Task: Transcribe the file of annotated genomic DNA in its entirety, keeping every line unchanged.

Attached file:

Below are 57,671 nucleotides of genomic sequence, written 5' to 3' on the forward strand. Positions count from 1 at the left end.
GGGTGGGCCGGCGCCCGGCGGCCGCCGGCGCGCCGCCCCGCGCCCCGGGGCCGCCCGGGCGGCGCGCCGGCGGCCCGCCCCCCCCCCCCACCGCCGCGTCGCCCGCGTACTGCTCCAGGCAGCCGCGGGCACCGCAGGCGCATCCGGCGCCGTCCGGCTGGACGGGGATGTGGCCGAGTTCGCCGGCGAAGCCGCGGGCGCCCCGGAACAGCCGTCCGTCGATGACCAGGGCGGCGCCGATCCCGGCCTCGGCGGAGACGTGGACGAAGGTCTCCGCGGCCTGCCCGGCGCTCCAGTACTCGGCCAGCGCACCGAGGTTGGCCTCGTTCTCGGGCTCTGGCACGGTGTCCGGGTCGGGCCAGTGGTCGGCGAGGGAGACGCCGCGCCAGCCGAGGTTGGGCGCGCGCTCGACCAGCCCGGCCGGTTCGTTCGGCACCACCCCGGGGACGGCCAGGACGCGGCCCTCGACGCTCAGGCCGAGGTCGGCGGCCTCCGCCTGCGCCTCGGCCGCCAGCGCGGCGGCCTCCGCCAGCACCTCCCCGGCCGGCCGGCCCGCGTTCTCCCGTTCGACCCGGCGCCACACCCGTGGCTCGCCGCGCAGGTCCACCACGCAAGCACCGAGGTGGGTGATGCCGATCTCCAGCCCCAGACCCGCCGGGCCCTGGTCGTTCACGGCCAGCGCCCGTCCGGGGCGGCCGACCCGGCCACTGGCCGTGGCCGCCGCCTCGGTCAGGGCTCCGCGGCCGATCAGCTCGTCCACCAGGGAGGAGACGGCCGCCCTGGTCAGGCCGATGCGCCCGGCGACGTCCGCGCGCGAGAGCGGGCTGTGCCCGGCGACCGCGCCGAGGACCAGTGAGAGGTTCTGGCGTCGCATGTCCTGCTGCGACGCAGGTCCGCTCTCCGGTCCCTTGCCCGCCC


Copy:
Below are 57,671 nucleotides of genomic sequence, written 5' to 3' on the forward strand. Positions count from 1 at the left end.
GGGTGGGCCGGCGCCCGGCGGCCGCCGGCGCGCCGCCCCGCGCCCCGGGGCCGCCCGGGCGGCGCGCCGGCGGCCCGCCCCCCCCCCCCACCGCCGCGTCGCCCGCGTACTGCTCCAGGCAGCCGCGGGCACCGCAGGCGCATCCGGCGCCGTCCGGCTGGACGGGGATGTGGCCGAGTTCGCCGGCGAAGCCGCGGGCGCCCCGGAACAGCCGTCCGTCGATGACCAGGGCGGCGCCGATCCCGGCCTCGGCGGAGACGTGGACGAAGGTCTCCGCGGCCTGCCCGGCGCTCCAGTACTCGGCCAGCGCACCGAGGTTGGCCTCGTTCTCGGGCTCTGGCACGGTGTCCGGGTCGGGCCAGTGGTCGGCGAGGGAGACGCCGCGCCAGCCGAGGTTGGGCGCGCGCTCGACCAGCCCGGCCGGTTCGTTCGGCACCACCCCGGGGACGGCCAGGACGCGGCCCTCGACGCTCAGGCCGAGGTCGGCGGCCTCCGCCTGCGCCTCGGCCGCCAGCGCGGCGGCCTCCGCCAGCACCTCCCCGGCCGGCCGGCCCGCGTTCTCCCGTTCGACCCGGCGCCACACCCGTGGCTCGCCGCGCAGGTCCACCACGCAAGCACCGAGGTGGGTGATGCCGATCTCCAGCCCCAGACCCGCCGGGCCCTGGTCGTTCACGGCCAGCGCCCGTCCGGGGCGGCCGACCCGGCCACTGGCCGTGGCCGCCGCCTCGGTCAGGGCTCCGCGGCCGATCAGCTCGTCCACCAGGGAGGAGACGGCCGCCCTGGTCAGGCCGATGCGCCCGGCGACGTCCGCGCGCGAGAGCGGGCTGTGCCCGGCGACCGCGCCGAGGACCAGTGAGAGGTTCTGGCGTCGCATGTCCTGCTGCGACGCAGGTCCGCTCTCCGGTCCCTTGCCCGCCC